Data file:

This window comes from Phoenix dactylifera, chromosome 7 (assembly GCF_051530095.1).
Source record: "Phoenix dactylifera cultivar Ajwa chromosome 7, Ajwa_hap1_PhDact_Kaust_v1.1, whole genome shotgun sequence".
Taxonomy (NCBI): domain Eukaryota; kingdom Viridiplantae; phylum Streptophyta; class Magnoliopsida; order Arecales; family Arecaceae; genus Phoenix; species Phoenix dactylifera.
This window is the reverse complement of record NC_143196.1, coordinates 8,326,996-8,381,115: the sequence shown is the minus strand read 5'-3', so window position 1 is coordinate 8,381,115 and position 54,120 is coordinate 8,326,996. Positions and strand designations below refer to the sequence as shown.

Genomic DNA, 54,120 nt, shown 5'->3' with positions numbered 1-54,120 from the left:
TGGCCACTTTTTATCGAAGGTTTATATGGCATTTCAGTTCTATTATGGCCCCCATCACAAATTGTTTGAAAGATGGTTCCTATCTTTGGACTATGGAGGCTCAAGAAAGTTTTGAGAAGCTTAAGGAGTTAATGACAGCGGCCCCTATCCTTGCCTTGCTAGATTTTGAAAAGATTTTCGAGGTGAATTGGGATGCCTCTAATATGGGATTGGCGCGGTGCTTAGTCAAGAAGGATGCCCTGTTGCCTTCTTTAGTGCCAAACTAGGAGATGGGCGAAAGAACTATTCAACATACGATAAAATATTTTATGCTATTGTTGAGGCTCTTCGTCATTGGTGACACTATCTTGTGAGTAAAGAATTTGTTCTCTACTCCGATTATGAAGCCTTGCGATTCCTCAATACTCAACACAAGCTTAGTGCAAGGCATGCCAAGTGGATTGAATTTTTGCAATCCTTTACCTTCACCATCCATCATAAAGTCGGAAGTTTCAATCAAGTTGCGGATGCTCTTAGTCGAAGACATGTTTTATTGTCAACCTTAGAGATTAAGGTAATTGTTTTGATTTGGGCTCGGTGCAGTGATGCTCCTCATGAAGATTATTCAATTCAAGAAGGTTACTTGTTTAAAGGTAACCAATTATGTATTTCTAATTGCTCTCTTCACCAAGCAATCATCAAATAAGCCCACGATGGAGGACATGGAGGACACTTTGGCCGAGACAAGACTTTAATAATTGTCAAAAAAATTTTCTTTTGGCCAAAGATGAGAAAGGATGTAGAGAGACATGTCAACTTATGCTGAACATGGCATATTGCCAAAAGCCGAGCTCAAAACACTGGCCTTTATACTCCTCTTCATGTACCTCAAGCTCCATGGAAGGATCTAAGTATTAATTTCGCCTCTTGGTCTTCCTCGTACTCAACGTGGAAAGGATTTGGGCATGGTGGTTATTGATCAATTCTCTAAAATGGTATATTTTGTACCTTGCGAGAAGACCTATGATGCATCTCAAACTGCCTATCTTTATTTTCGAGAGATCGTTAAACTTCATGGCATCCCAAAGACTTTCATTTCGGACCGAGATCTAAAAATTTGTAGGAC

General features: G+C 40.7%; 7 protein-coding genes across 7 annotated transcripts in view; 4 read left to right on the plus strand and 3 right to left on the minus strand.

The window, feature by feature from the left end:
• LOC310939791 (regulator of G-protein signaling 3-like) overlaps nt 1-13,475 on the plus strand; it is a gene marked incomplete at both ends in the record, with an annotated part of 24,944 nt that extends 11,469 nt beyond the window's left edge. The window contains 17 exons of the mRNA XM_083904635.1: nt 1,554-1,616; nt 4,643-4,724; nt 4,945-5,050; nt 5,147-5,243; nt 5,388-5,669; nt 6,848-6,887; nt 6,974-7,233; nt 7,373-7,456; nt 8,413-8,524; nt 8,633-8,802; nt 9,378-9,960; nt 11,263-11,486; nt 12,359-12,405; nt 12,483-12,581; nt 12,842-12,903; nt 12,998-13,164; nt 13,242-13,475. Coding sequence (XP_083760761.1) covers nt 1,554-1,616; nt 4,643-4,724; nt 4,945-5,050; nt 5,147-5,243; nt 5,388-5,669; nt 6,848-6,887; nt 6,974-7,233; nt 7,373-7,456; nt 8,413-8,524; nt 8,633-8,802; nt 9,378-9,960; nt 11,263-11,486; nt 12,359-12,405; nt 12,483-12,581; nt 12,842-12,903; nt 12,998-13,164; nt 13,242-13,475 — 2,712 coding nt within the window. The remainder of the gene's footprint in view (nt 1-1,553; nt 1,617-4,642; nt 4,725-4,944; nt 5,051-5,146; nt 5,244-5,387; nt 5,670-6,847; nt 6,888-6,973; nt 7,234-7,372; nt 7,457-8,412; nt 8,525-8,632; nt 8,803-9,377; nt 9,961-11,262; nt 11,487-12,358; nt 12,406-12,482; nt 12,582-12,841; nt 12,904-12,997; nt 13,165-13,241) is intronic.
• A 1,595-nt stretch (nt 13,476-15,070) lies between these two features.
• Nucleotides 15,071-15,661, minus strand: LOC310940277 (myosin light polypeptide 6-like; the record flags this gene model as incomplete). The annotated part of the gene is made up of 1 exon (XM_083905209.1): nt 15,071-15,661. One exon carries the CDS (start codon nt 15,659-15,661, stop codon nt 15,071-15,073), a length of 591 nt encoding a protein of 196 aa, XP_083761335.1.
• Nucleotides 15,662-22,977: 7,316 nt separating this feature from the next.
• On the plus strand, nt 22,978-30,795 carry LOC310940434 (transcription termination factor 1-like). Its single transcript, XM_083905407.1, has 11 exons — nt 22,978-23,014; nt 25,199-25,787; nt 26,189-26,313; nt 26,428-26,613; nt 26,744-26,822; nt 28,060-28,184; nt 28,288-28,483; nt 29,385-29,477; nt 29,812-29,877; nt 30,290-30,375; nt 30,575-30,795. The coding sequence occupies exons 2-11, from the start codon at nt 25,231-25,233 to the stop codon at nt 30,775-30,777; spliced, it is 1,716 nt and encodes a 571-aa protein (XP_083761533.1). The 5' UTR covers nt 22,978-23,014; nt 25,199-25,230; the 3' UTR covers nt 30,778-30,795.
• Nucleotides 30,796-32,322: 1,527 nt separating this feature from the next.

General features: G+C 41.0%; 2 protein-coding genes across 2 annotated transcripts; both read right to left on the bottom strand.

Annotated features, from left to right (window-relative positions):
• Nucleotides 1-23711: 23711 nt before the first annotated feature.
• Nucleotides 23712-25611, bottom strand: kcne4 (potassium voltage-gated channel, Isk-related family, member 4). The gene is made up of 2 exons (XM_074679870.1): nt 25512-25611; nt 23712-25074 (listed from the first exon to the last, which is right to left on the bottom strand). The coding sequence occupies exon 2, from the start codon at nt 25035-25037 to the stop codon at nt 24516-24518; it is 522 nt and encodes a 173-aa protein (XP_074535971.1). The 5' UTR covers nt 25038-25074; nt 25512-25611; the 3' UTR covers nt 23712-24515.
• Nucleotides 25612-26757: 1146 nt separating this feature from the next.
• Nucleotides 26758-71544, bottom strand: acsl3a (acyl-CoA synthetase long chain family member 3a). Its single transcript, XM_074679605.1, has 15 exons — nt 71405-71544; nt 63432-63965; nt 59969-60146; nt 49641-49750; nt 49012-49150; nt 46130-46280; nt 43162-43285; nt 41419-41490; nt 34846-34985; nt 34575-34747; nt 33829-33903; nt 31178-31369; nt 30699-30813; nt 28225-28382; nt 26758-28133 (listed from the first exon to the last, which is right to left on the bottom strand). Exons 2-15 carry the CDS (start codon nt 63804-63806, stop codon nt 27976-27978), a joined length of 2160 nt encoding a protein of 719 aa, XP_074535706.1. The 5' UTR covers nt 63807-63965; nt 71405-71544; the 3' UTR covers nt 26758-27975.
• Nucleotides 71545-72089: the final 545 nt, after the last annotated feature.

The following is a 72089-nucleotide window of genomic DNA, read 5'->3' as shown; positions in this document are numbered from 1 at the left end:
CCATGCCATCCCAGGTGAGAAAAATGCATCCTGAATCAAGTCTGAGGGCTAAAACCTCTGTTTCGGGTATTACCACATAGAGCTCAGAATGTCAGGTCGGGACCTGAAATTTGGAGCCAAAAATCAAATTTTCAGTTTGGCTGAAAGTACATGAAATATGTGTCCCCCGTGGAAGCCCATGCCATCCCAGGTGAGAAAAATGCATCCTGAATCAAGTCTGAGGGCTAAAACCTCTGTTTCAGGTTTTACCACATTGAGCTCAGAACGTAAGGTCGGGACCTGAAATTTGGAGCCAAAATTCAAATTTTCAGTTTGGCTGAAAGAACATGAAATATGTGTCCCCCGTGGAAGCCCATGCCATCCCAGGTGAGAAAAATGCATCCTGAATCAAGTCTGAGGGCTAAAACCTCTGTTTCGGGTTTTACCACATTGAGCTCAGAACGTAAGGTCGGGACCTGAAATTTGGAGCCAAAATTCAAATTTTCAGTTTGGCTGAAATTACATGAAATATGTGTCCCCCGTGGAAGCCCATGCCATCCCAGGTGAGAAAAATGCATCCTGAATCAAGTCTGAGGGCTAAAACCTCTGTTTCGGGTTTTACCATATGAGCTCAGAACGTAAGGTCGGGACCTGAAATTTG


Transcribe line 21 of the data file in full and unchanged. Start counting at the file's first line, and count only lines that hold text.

• Nucleotides 71545-72089: the final 545 nt, after the last annotated feature.